20 billion dollars a year in federally-funded research! Science and the like! This he believes. Deeply. I wonder if he’ll stick to it in 2011. If he does, it will be the first time he’s ever stood by anything he ever said or did, but who knows. This was the 2008 Mitt Romney, and he’s a different person now. People change. Some people change a lot, and frequently. Following him is going to be a lot of work. I suggest we identify which version of Mitt Romney we’re talking about by using model years: 2004 Romney, 2008 Romney, 2010 Romney, and finally, the newest model, the 2012 Romney.



Greasy Koch Fingerprints on Your Jacked-Up Fuel Bills

Via commentor Alex S., Lee Fan at ThinkProgress has a Special Report on “How Koch Became An Oil Speculation Powerhouse, From Inventing Oil Derivatives To Deregulating The Market“:

In April, ThinkProgress caused a stir when we uncovered a series of Koch Industries corporate documents revealing the company’s role as an oil speculator. Like many oil companies, Koch uses legitimate hedging products to create price stability. However, the documents reveal that Koch is also participating in the unregulated derivatives markets as a financial player, buying and selling speculative products that are increasingly contributing to the skyrocketing price of oil. Excessive energy speculation today is at its highest levels ever, and even Goldman Sachs now admits that at least $27 of the price of crude oil is a result from reckless speculation rather than market fundamentals of supply and demand. Many experts interviewed by ThinkProgress argue that the figure is far higher, and out of control speculation has doubled the current price of crude oil…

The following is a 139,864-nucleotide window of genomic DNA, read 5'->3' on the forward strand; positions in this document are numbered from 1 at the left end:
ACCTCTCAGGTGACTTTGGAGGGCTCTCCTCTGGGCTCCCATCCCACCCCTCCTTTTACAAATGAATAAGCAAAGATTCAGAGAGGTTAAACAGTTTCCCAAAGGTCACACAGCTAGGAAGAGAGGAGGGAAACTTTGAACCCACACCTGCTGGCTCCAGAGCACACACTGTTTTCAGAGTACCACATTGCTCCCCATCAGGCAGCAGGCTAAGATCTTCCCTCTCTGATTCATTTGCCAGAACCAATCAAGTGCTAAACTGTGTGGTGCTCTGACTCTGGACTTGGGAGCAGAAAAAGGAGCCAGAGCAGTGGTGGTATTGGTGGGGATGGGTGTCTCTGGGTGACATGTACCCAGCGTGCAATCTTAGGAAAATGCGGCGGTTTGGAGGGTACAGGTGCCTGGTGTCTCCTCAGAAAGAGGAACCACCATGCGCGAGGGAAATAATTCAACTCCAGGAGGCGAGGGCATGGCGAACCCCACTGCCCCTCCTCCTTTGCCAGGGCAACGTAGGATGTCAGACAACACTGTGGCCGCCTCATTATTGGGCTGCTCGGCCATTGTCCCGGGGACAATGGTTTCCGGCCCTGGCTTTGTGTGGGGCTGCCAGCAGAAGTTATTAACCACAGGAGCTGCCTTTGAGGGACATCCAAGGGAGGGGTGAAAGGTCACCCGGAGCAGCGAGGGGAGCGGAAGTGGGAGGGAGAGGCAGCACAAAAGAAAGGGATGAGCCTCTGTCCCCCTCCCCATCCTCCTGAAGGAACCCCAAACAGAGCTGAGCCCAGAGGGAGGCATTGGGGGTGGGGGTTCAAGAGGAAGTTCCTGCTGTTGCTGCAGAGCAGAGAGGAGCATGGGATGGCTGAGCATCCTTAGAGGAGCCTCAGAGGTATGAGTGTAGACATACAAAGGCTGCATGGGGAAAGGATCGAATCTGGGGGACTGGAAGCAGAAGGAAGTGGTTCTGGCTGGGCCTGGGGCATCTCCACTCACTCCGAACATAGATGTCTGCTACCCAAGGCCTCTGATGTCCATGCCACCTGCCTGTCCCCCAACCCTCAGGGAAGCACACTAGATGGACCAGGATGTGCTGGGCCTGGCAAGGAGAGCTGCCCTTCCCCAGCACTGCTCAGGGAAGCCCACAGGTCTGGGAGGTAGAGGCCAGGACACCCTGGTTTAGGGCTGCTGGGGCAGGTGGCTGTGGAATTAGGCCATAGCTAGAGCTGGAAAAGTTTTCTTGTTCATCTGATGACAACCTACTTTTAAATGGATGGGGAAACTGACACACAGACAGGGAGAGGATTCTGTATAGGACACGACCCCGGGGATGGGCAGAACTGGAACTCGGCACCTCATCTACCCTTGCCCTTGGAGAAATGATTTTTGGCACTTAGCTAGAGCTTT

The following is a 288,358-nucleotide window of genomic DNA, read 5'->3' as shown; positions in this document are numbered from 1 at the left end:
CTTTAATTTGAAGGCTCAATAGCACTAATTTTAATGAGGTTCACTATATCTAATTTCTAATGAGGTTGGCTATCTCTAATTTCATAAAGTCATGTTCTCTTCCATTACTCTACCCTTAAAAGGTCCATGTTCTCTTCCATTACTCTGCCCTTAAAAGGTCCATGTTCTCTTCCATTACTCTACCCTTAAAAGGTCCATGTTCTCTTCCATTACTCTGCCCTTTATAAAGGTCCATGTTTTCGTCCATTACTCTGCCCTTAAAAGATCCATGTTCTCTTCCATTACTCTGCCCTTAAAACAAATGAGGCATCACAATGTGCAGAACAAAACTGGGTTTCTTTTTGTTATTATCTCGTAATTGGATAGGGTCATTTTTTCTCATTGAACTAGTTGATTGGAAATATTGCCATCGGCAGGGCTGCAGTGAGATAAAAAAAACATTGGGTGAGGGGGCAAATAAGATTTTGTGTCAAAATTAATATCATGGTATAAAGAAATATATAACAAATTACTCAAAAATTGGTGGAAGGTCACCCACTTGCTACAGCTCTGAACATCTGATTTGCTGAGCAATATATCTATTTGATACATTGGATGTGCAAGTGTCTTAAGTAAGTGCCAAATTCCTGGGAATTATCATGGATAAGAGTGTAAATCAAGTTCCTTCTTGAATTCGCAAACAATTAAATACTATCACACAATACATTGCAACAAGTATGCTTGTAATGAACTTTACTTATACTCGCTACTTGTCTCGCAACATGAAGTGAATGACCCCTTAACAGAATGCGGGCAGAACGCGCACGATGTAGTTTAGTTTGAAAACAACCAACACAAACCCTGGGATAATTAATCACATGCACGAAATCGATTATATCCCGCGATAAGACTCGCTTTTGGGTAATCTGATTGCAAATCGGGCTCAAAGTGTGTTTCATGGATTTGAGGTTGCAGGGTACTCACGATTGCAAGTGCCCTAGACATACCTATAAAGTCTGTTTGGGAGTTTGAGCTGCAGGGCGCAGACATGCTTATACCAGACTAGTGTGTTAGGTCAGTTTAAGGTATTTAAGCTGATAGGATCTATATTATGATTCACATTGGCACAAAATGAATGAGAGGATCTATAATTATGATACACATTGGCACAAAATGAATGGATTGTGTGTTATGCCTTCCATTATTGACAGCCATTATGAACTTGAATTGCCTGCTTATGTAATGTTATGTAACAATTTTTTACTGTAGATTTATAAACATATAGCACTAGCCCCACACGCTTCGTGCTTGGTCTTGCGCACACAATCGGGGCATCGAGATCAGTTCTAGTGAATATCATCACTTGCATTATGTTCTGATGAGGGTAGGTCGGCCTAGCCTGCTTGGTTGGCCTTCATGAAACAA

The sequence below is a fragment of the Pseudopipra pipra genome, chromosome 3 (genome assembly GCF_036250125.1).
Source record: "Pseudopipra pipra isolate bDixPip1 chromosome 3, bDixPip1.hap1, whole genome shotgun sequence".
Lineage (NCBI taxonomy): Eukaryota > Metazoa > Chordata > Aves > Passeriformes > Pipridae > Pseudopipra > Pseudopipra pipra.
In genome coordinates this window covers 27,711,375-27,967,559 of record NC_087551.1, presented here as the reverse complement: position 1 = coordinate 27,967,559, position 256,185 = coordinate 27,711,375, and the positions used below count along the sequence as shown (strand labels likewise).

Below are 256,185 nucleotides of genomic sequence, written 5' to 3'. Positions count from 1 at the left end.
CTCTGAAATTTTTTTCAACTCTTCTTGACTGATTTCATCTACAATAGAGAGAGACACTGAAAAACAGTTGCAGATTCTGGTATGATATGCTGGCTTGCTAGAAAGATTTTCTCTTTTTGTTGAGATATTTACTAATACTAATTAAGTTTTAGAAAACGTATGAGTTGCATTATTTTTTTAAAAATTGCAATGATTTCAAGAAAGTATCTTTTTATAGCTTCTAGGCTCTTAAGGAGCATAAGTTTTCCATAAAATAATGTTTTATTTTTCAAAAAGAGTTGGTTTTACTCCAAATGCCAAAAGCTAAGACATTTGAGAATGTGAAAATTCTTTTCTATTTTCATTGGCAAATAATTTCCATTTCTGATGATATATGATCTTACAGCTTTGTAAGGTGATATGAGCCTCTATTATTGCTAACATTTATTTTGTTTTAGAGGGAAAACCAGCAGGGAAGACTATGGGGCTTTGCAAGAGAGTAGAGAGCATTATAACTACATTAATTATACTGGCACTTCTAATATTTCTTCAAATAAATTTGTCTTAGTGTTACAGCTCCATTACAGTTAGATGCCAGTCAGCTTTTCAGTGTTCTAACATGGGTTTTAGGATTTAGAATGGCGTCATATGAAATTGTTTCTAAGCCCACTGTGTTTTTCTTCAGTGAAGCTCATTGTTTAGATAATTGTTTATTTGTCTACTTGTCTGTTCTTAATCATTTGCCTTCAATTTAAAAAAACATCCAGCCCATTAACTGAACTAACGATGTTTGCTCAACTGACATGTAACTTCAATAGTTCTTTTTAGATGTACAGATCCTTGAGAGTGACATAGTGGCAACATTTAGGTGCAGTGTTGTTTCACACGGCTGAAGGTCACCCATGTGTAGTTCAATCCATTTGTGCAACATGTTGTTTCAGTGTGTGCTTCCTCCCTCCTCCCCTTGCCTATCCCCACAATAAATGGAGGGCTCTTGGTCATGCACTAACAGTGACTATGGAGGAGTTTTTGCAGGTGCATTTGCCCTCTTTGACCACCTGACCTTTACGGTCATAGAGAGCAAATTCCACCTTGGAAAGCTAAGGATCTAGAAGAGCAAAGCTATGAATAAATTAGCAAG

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Charles Koch, the CEO of Koch Industries who is worth a reported $22 billion, likes to call his business an example of something he describes as the “Science of Liberty.” In reality, his company’s deregulation crusade has contributed to rolling blackouts, consolidation and monopolies in financial markets, and economy-wrecking oil price spikes. In comments to the CFTC, the reform-minded nonprofit Better Markets noted that, “the history of these markets is a history of anti-competitive, self-interested, predatory conduct that serves the interest of the exclusive few at the expense of the many and the system as a whole.”
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After working furiously to unleash oil speculators like Koch and Enron, the Gramm family was rewarded with plum jobs, including spots on corporate boards and placements at speculator-funded think tanks. Wendy Gramm still holds a position at the Koch-funded Mercatus Center at George Mason University, although she hasn’t authored a paper in years. While the Gramm family has faded somewhat from the public eye, their actions have radically changed the global economy. Since the Koch-Gramm-Enron deregulation bonanza, non-commercial oil speculators have flooded the market and increased the price volatility of oil in leaps and bounds, hurting consumers and businesses across the globe while making a small set of oil barons and financial giants very rich…

Phil and Wendy Gramm! Another phun Republican couple, two busy legacies of the Reagan era, still hard at work (under the radar) stealing money from the 90% of us at the broad end of the income pyramid in service to their Robber Baron masters. Go read the whole report, for a timeline of the Koch’s very successful quarter-century campaign to destroy the American economy, and possibly the global biosphere, in pursuit of their insane ideology.